He was renowned for "never being more dangerous than when his back's to goal". I always liked that idea as a kid and think it really applies to creative solutions - they often come when you're backed into the most uncompromising corners.
2. Magnum Photos is an international photographic co-operative set up in 1947 by Robert Capa, David "Chim" Seymour, George Rodger and Henri Cartier-Bresson. The latter described it as "a community of thought, a shared human quality, a curiosity about what is going on in the world, a respect for what is going on and a desire to transcribe it visually". Think of any pivotal moment in recent history and at least one or more of Magnum's photographers would have been there, capturing the moment in ways words never could.
3. Aged 15, rammed into the back of my mate's brother's crap Ford Escort hurtling up the motorway to Manchester to see The Stone Roses at The Hacienda. Excited and laughing like a drain.
4. I studied graphic design at Ravensbourne College, which was renowned for being very good at Swiss typography. Stupidly, I hadn't really looked that far into what Swiss typography was. During our first project, I found out. It involved pushing four lines of 8pt, black Helvetica type around a white square. We did this for three months. Needless to say, I hated it. Allegedly, it was about understanding negative space. A year later, looking at some photographs I'd taken, I realised that I did. In much of what I shoot now, I can still see the influence of that horrendous project.
5. Omar has run out of Cheerios. Putting on an aqua-blue silk robe, he tells his boyfriend he's going to the local convenience store to get some more. He reaches for a silver gun. Unfortunately, the waist band of his pyjama bottoms won't hold it so he reluctantly puts the gun on top of the fridge and heads off. A small moment from The Wire. Probably the best thing made for television ever. If you've not seen it, go buy the box-set now.
6. My mates. I'm lucky enough to have a lot of very funny and smart mates. Some are in the industry, some aren't. All, though, are capable of following some of the most sublimely ridiculous trains of thought, particularly when aided by a couple of pints. They're also searingly honest and the people whose opinions I value the most.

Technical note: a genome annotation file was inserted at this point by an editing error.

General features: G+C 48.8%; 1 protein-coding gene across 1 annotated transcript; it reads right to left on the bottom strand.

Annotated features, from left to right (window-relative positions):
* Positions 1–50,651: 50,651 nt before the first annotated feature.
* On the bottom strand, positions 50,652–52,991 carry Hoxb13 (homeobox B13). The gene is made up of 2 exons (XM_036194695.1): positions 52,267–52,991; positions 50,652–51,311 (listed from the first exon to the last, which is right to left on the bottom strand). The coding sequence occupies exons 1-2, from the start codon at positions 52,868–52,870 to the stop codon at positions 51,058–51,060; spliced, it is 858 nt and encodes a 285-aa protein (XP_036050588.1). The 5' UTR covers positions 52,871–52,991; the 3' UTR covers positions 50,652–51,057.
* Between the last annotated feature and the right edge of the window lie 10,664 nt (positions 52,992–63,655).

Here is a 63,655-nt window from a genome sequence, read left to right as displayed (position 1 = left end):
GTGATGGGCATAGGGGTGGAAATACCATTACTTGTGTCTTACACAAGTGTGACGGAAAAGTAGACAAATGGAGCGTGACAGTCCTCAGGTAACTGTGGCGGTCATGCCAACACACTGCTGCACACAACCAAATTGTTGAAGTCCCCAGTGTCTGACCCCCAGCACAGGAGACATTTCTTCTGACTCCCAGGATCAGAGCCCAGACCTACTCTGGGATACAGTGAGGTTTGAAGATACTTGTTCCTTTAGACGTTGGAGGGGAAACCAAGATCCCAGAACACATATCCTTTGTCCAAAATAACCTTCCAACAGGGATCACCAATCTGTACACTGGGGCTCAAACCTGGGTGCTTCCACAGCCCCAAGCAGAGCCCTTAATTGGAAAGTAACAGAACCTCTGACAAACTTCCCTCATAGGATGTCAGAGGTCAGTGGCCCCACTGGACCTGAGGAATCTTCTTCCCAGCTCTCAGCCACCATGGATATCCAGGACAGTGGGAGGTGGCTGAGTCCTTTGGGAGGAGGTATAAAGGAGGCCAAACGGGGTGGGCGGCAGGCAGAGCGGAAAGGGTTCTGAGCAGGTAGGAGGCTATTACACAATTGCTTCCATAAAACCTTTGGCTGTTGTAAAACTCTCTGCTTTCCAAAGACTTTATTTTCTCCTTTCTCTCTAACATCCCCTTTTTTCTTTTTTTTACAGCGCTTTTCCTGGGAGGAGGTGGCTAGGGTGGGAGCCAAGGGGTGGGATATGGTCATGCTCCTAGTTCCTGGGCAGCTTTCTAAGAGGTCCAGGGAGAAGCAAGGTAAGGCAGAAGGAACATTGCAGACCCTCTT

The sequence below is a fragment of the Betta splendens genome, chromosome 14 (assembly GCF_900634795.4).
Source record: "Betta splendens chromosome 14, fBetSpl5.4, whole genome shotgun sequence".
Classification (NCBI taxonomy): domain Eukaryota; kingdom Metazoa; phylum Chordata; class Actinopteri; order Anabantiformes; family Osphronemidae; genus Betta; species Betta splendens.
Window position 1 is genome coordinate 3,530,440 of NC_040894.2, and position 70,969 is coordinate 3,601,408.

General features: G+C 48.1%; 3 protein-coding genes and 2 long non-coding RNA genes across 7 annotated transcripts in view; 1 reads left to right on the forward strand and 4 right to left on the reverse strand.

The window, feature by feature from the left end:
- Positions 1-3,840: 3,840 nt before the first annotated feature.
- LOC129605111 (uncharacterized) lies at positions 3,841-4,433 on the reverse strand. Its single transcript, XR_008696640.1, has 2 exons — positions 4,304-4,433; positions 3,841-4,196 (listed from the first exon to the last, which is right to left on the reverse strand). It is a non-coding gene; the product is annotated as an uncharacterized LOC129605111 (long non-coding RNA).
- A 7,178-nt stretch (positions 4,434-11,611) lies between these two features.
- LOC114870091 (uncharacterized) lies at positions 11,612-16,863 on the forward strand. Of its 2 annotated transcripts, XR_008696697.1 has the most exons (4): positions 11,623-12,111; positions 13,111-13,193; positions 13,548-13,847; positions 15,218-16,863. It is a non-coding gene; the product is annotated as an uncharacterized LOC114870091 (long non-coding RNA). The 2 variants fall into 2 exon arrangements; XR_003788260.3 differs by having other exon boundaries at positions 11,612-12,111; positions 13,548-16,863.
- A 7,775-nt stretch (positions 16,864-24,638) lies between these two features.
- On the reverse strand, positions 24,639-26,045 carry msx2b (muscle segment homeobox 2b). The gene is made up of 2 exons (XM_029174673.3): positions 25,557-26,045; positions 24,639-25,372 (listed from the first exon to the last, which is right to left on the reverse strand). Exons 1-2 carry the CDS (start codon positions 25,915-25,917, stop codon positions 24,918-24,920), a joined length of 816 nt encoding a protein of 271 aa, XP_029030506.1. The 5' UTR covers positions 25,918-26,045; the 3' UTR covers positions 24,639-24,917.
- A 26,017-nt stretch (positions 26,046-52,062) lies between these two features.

7. It was a Saturday afternoon. I was aged five. My mum had something to do so she asked my dad to look after me for the rest of the day. So he took me to the cinema. It kicked off well with a double bill of Tom and Jerry cartoons. Then the film began. It opened on a bunch of apes at a watering hole in an arid landscape. Life is OK until one of them works out he can batter a fellow ape that he doesn't like much to death with a bone. He chucks said bone in the air and it turns into a spaceship. You've probably guessed by now that I'm talking about Stanley Kubrick's 2001: A Space Odyssey. By the end of the film, I was so taken aback by what I'd seen I didn't speak for about five days.
8. Eavesdropping. Rude, I know, but probably one of my favourite pastimes. Take this particular classic I overheard in my local supermarket. A little lad no older than seven and sporting some Reebok Classics that matched his dad's stood in the fruit and veg section holding a large pineapple that he was eyeing suspiciously. "Dad," he said. "What's this?" To which his dad replied: "That, my son, is a pineapple, normally found in tins." Genius. You couldn't write it.
9. Music. A bit general, I know, but as far as inspiration goes, it's right up there. From Junior Pertwee to Bach to Slow Moving Millie (a fantastic new artist I just worked with recently), music really is an essential part of life and creativity.
10. Hiroki Nakamura, the creative director of Visvim. A very smart guy who founded and runs the Japanese clothing label. It's not cheap, but all the products are simple, based on craftsmanship and being environmentally friendly. I like how he rolls.
11. Walking in London. Love it and never grow tired of it. Whether it's a walk to work through a park, nipping out of Rattling Stick to go to a bookshop or just random wandering (which is often the best), London's constantly a source of inspiration or, paradoxically, the supplier of the kind of solitude that allows you to really think.
12. The skeletons that come out of the ground in Jason And The Argonauts. Well, they're just brilliant, aren't they?
- Ringan Ledwidge is a director for Rattling Stick.